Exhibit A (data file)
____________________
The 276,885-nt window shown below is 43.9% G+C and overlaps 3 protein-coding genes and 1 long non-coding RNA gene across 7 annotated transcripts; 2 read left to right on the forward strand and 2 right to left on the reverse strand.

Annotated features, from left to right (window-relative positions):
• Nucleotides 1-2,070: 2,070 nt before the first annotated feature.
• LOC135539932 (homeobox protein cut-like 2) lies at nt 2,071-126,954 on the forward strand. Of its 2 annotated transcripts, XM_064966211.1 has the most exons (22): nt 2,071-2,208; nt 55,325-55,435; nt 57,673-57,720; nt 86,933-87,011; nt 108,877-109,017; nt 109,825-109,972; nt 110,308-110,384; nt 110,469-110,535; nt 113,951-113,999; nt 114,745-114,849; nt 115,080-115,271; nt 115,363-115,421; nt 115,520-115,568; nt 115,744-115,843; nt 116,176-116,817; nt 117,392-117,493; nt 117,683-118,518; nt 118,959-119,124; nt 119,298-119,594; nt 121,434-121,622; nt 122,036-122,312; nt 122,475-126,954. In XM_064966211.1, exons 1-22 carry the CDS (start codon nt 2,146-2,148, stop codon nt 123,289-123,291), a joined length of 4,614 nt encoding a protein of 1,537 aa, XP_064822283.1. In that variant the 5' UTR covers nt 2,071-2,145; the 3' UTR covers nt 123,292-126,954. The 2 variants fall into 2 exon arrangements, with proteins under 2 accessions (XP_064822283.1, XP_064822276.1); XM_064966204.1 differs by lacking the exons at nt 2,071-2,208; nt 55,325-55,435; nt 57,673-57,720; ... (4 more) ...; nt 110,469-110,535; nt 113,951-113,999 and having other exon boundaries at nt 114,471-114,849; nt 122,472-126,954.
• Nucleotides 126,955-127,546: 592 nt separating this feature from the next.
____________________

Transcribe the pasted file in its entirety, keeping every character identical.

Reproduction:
The 276,885-nt window shown below is 43.9% G+C and overlaps 3 protein-coding genes and 1 long non-coding RNA gene across 7 annotated transcripts; 2 read left to right on the forward strand and 2 right to left on the reverse strand.

Annotated features, from left to right (window-relative positions):
• Nucleotides 1-2,070: 2,070 nt before the first annotated feature.
• LOC135539932 (homeobox protein cut-like 2) lies at nt 2,071-126,954 on the forward strand. Of its 2 annotated transcripts, XM_064966211.1 has the most exons (22): nt 2,071-2,208; nt 55,325-55,435; nt 57,673-57,720; nt 86,933-87,011; nt 108,877-109,017; nt 109,825-109,972; nt 110,308-110,384; nt 110,469-110,535; nt 113,951-113,999; nt 114,745-114,849; nt 115,080-115,271; nt 115,363-115,421; nt 115,520-115,568; nt 115,744-115,843; nt 116,176-116,817; nt 117,392-117,493; nt 117,683-118,518; nt 118,959-119,124; nt 119,298-119,594; nt 121,434-121,622; nt 122,036-122,312; nt 122,475-126,954. In XM_064966211.1, exons 1-22 carry the CDS (start codon nt 2,146-2,148, stop codon nt 123,289-123,291), a joined length of 4,614 nt encoding a protein of 1,537 aa, XP_064822283.1. In that variant the 5' UTR covers nt 2,071-2,145; the 3' UTR covers nt 123,292-126,954. The 2 variants fall into 2 exon arrangements, with proteins under 2 accessions (XP_064822283.1, XP_064822276.1); XM_064966204.1 differs by lacking the exons at nt 2,071-2,208; nt 55,325-55,435; nt 57,673-57,720; ... (4 more) ...; nt 110,469-110,535; nt 113,951-113,999 and having other exon boundaries at nt 114,471-114,849; nt 122,472-126,954.
• Nucleotides 126,955-127,546: 592 nt separating this feature from the next.